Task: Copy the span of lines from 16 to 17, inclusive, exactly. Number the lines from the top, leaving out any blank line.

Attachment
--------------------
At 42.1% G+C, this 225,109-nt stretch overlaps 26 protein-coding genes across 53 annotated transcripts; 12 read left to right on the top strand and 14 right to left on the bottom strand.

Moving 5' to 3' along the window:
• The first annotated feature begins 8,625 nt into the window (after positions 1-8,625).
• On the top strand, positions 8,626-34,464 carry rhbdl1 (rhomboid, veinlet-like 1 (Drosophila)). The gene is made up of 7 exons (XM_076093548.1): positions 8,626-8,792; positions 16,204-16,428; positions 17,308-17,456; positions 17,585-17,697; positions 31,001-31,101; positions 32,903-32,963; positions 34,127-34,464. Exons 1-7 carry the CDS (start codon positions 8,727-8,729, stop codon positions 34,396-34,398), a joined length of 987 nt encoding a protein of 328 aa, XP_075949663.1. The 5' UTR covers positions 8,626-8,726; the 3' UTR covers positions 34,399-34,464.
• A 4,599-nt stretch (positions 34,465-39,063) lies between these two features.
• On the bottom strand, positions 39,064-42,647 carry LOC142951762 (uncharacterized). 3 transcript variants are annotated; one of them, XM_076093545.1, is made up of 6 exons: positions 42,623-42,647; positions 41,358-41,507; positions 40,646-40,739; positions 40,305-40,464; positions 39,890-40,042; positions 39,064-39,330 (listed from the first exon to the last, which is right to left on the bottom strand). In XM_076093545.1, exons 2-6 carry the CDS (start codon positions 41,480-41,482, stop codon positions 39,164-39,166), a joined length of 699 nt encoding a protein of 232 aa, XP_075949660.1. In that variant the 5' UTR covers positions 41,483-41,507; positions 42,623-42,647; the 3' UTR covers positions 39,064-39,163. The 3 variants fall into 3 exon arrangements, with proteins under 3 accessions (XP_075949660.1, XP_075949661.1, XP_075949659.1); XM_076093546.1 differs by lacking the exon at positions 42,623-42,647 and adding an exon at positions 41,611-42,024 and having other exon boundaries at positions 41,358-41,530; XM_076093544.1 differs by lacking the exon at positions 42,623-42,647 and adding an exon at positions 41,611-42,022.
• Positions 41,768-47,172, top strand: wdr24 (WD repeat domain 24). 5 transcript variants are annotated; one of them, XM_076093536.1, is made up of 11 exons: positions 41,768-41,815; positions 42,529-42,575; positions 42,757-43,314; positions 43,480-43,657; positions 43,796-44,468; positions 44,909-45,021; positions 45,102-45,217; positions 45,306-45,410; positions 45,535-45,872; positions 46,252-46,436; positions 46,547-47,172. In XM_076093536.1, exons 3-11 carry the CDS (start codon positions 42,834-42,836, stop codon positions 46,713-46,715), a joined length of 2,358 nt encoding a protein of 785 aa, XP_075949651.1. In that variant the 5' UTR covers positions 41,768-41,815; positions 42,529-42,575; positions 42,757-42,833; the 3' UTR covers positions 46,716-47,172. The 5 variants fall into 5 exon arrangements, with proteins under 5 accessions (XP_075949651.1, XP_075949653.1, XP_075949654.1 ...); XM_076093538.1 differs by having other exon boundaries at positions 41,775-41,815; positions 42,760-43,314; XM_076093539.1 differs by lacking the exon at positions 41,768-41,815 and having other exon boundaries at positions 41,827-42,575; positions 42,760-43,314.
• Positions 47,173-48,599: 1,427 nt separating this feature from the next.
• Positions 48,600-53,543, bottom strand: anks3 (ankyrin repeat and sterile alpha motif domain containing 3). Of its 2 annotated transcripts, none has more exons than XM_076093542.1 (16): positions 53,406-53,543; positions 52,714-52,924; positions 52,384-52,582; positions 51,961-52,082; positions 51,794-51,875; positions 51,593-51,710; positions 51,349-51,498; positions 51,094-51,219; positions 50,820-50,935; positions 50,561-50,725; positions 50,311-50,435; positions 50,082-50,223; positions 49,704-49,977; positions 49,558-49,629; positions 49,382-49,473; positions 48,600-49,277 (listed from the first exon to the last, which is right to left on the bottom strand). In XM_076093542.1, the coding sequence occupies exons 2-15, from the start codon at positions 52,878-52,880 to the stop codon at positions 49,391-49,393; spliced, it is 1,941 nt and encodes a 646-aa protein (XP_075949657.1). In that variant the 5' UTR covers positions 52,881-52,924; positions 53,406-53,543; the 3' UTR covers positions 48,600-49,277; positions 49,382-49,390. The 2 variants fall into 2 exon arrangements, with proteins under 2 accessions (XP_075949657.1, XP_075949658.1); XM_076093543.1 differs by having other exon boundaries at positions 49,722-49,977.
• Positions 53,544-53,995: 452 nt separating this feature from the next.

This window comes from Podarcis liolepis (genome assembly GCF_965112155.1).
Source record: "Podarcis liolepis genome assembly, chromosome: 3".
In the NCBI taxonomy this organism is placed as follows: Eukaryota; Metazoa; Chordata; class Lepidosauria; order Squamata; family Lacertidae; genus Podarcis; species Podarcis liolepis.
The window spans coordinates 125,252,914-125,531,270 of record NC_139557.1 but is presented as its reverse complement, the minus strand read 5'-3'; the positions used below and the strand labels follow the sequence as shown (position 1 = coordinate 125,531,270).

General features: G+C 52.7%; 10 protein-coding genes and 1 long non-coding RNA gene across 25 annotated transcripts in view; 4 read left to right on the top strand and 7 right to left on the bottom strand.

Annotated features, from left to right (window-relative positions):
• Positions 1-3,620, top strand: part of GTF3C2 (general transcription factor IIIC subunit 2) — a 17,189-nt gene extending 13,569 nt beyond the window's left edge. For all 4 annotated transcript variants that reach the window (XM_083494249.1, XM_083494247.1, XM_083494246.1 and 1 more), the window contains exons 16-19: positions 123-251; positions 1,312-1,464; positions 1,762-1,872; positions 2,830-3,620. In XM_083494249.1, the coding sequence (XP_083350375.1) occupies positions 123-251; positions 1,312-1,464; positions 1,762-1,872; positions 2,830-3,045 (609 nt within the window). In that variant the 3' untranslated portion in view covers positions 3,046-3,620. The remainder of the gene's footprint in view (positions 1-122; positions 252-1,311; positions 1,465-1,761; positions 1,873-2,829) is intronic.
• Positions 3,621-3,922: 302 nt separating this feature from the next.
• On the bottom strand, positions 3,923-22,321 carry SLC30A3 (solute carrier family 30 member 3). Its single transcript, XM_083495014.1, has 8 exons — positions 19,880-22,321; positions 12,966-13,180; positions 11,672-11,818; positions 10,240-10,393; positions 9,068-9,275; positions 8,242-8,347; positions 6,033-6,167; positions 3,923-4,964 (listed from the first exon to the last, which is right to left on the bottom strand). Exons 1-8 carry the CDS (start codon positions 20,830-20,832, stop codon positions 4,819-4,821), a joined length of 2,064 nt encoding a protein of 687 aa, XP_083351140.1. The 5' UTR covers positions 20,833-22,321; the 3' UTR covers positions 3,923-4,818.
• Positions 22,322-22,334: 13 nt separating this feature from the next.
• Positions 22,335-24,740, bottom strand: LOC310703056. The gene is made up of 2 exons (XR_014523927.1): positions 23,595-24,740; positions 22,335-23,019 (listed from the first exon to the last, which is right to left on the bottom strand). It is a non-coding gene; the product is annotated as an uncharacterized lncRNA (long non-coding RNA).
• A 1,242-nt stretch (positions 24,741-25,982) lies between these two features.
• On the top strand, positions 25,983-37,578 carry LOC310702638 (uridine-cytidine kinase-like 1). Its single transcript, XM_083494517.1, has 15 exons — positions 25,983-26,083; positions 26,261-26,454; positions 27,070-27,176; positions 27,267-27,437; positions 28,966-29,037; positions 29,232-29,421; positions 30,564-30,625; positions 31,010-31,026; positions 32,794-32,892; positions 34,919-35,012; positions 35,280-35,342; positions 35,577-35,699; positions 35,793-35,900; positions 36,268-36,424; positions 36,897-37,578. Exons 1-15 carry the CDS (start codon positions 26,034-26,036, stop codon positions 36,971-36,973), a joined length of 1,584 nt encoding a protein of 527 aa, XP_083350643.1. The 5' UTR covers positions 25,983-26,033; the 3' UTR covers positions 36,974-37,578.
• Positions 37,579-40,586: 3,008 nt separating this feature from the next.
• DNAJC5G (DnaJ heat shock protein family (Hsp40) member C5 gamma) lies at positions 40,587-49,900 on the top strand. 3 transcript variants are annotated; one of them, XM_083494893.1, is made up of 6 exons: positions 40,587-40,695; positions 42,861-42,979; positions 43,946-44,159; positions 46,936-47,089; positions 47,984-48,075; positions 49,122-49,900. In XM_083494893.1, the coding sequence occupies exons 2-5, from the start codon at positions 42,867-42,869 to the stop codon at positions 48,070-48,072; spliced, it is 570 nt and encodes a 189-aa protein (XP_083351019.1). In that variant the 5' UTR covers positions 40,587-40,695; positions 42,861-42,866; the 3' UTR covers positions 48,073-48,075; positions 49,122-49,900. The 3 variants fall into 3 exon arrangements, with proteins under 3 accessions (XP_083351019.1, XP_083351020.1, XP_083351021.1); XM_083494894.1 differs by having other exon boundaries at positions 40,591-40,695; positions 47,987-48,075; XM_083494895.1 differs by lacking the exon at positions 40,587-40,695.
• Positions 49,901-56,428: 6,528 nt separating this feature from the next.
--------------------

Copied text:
Annotated features, from left to right (window-relative positions):
• Positions 1-3,620, top strand: part of GTF3C2 (general transcription factor IIIC subunit 2) — a 17,189-nt gene extending 13,569 nt beyond the window's left edge. For all 4 annotated transcript variants that reach the window (XM_083494249.1, XM_083494247.1, XM_083494246.1 and 1 more), the window contains exons 16-19: positions 123-251; positions 1,312-1,464; positions 1,762-1,872; positions 2,830-3,620. In XM_083494249.1, the coding sequence (XP_083350375.1) occupies positions 123-251; positions 1,312-1,464; positions 1,762-1,872; positions 2,830-3,045 (609 nt within the window). In that variant the 3' untranslated portion in view covers positions 3,046-3,620. The remainder of the gene's footprint in view (positions 1-122; positions 252-1,311; positions 1,465-1,761; positions 1,873-2,829) is intronic.